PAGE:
About this blog
A blog dedicated to the examination of communications in election campaigns, with a focus on posters
Tagged as “Hague”
Sunday, September 7, 2008
British election posters (unlike those in the U.S.—at least the authorized ones) are often striking in design and/or visually outrageous. Not only are they generally more negative, but also more issue-oriented. One poster, issued by the Conservative Party in 1997, titled “New Labour, New Danger,” depicted Tony Blair with demonic, red eyes; others in the campaign included “New Labour, New Taxes” (which had a purse with red eyes) and “New Labour, No Britain” (featuring a white flag). Another poster, this time distributed by the Labour Party in 2001, caricatured opposition leader William Hague sporting Margaret Thatcher’s hairdo.
Such practices go way back. In the early nineteenth century, all the British parties distributed millions of full-color posters that ridiculed their opponents and their policies. At the right is one, issued by the Conservatives in 1909, which illustrates "socialism" as a demon (i.e., the Liberals, primarily) choking Britannia, wearing the belt of "prosperity" and stomping on the nation's shield. By the 1920s, Tory posters (directed now at the Labour Party) employed “bewhiskered, blood-stained Bolsheviki of the usual caricature type,” according to The New York Times; one poster, featuring a “Red” returning to Russia with bundles of banknotes, turned out the lyrics “Bolshevik, Bolshevik, where have you been? Over to England, where the ‘Reds’ are still green?”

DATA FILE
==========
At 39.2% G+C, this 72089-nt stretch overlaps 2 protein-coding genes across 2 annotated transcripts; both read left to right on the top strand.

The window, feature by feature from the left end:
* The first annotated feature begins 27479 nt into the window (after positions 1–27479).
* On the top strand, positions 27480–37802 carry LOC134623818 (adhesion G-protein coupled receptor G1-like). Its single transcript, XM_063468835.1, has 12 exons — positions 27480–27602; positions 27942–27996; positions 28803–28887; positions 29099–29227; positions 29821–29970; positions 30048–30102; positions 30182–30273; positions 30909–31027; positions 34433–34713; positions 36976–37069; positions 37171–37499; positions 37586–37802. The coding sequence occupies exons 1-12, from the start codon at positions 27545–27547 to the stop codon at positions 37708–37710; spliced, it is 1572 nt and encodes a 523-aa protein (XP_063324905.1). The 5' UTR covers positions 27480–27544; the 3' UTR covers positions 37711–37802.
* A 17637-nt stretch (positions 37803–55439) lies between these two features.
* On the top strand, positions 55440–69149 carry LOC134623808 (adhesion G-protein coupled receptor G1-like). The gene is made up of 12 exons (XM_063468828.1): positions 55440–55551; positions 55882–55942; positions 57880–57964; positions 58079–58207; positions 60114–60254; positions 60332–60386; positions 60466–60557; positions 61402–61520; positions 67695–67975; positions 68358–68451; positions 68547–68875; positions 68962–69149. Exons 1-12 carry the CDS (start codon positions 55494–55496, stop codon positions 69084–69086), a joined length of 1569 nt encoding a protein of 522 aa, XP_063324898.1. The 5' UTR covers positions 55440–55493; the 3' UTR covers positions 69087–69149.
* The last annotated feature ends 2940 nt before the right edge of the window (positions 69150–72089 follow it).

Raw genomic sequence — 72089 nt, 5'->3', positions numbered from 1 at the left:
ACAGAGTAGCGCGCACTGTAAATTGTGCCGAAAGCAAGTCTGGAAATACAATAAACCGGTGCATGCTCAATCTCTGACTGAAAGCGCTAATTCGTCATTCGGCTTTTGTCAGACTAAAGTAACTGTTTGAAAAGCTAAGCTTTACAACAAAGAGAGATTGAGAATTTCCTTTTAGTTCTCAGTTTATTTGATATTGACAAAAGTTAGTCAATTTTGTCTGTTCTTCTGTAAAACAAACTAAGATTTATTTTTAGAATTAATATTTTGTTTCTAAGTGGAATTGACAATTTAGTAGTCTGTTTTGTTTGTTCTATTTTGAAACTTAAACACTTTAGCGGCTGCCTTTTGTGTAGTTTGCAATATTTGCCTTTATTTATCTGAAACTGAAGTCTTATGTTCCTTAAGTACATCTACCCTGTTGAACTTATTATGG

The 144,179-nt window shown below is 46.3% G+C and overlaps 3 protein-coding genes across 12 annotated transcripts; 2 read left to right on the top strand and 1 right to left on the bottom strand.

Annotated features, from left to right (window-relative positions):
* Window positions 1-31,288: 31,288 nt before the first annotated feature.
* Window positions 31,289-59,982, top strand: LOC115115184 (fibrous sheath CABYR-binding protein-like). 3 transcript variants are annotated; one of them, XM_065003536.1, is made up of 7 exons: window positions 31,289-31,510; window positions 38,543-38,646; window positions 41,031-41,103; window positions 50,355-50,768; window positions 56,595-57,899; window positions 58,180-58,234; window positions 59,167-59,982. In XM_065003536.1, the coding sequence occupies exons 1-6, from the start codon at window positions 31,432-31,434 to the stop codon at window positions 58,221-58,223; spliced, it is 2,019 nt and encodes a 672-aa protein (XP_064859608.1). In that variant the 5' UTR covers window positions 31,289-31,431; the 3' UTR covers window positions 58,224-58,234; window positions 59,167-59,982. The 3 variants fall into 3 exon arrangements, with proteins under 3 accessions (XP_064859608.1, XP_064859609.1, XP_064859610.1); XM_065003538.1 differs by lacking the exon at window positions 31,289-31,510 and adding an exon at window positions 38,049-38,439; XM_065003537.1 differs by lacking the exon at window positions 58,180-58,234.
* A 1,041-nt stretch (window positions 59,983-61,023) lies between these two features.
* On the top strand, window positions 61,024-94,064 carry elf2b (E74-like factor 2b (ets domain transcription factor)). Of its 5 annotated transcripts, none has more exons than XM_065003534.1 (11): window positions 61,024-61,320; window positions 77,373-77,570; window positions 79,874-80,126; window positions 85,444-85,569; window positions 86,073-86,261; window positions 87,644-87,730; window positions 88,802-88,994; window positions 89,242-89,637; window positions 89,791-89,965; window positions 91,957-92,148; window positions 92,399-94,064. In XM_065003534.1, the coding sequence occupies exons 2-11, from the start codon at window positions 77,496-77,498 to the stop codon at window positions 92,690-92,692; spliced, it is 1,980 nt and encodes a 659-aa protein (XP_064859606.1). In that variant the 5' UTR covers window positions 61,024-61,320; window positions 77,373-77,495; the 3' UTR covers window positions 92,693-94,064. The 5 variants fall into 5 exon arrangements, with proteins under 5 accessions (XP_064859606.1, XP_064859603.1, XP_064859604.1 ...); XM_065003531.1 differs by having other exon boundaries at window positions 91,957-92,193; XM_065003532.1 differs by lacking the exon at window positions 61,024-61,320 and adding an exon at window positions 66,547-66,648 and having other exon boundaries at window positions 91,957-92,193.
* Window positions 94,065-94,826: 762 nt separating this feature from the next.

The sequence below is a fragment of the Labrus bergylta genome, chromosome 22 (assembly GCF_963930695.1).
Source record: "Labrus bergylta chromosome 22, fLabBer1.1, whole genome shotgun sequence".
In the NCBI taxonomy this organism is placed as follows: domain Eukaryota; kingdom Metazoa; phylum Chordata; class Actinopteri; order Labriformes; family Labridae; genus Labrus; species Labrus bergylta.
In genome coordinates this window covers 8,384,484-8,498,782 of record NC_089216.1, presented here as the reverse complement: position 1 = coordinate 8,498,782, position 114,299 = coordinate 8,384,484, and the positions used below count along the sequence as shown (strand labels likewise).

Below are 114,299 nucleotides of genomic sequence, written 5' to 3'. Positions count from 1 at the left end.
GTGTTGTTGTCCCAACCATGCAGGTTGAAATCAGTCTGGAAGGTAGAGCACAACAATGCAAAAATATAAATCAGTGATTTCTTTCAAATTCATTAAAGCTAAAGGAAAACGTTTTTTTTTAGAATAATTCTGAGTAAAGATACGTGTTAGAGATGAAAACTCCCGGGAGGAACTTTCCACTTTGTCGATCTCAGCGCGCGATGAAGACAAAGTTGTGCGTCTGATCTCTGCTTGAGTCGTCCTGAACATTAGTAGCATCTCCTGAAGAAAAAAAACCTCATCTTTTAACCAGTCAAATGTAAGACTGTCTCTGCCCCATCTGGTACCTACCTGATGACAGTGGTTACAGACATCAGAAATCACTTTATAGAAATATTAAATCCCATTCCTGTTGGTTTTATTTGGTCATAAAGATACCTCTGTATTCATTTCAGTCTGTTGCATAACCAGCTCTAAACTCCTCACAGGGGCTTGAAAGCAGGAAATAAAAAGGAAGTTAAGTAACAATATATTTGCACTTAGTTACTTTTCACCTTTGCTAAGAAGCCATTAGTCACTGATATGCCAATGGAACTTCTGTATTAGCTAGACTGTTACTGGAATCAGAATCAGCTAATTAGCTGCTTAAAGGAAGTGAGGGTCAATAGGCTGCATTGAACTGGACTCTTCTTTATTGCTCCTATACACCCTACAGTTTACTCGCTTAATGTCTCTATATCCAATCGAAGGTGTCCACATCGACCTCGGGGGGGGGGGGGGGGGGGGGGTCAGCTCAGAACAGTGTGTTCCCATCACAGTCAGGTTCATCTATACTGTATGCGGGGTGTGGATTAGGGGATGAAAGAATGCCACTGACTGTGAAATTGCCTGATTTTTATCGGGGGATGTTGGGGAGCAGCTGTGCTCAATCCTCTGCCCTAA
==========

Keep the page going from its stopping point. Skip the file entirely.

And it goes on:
In Great Britain, where television time for political parties and candidates is limited, and no advertisements are allowed on either television or radio, there are no legal limitations on expenditures for posters and billboards. Consequently, posters in British election campaigns have a more significant role than in the United States.
There is some evidence to indicate that these poster campaigns have an effect on voters. One focus group study, for example, showed that posters influenced young British swing voters during the 1996 election campaign. The modern billboard and poster attacks on Blair, Hague, and other leaders—and their positions— were a continuation of a tradition in British politics, begun over one hundred years ago with the negative printed advertisements against Benjamin Disraeli, William Gladstone, and Lloyd George, and their parties.